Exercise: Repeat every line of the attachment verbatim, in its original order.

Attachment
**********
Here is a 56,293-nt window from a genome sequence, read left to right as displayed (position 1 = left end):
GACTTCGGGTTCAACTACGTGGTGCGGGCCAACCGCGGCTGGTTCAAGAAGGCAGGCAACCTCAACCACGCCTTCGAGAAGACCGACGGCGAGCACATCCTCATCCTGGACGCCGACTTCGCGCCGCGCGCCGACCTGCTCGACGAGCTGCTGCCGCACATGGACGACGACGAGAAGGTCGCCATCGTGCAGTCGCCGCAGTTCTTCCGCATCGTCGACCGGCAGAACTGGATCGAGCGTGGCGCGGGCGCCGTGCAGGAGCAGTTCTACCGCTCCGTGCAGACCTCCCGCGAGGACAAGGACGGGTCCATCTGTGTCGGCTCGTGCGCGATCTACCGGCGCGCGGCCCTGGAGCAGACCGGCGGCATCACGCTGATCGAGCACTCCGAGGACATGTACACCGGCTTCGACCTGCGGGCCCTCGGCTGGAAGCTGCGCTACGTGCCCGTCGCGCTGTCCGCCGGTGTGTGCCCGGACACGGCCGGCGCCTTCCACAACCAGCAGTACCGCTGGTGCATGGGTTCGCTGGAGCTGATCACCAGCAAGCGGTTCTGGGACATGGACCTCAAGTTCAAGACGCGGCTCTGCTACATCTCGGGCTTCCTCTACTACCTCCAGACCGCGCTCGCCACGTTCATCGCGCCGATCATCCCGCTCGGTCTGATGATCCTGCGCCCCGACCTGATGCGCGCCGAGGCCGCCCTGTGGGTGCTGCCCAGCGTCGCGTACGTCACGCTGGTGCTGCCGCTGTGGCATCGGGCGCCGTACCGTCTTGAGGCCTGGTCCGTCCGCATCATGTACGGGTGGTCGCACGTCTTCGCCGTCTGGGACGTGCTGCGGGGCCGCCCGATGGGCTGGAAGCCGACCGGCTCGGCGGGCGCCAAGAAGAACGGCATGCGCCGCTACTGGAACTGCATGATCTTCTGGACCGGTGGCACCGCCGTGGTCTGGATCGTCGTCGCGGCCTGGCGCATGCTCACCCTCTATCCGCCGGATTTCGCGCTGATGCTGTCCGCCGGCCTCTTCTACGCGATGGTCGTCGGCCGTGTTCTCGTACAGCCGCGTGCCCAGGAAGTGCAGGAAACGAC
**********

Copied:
Here is a 56,293-nt window from a genome sequence, read left to right as displayed (position 1 = left end):
GACTTCGGGTTCAACTACGTGGTGCGGGCCAACCGCGGCTGGTTCAAGAAGGCAGGCAACCTCAACCACGCCTTCGAGAAGACCGACGGCGAGCACATCCTCATCCTGGACGCCGACTTCGCGCCGCGCGCCGACCTGCTCGACGAGCTGCTGCCGCACATGGACGACGACGAGAAGGTCGCCATCGTGCAGTCGCCGCAGTTCTTCCGCATCGTCGACCGGCAGAACTGGATCGAGCGTGGCGCGGGCGCCGTGCAGGAGCAGTTCTACCGCTCCGTGCAGACCTCCCGCGAGGACAAGGACGGGTCCATCTGTGTCGGCTCGTGCGCGATCTACCGGCGCGCGGCCCTGGAGCAGACCGGCGGCATCACGCTGATCGAGCACTCCGAGGACATGTACACCGGCTTCGACCTGCGGGCCCTCGGCTGGAAGCTGCGCTACGTGCCCGTCGCGCTGTCCGCCGGTGTGTGCCCGGACACGGCCGGCGCCTTCCACAACCAGCAGTACCGCTGGTGCATGGGTTCGCTGGAGCTGATCACCAGCAAGCGGTTCTGGGACATGGACCTCAAGTTCAAGACGCGGCTCTGCTACATCTCGGGCTTCCTCTACTACCTCCAGACCGCGCTCGCCACGTTCATCGCGCCGATCATCCCGCTCGGTCTGATGATCCTGCGCCCCGACCTGATGCGCGCCGAGGCCGCCCTGTGGGTGCTGCCCAGCGTCGCGTACGTCACGCTGGTGCTGCCGCTGTGGCATCGGGCGCCGTACCGTCTTGAGGCCTGGTCCGTCCGCATCATGTACGGGTGGTCGCACGTCTTCGCCGTCTGGGACGTGCTGCGGGGCCGCCCGATGGGCTGGAAGCCGACCGGCTCGGCGGGCGCCAAGAAGAACGGCATGCGCCGCTACTGGAACTGCATGATCTTCTGGACCGGTGGCACCGCCGTGGTCTGGATCGTCGTCGCGGCCTGGCGCATGCTCACCCTCTATCCGCCGGATTTCGCGCTGATGCTGTCCGCCGGCCTCTTCTACGCGATGGTCGTCGGCCGTGTTCTCGTACAGCCGCGTGCCCAGGAAGTGCAGGAAACGAC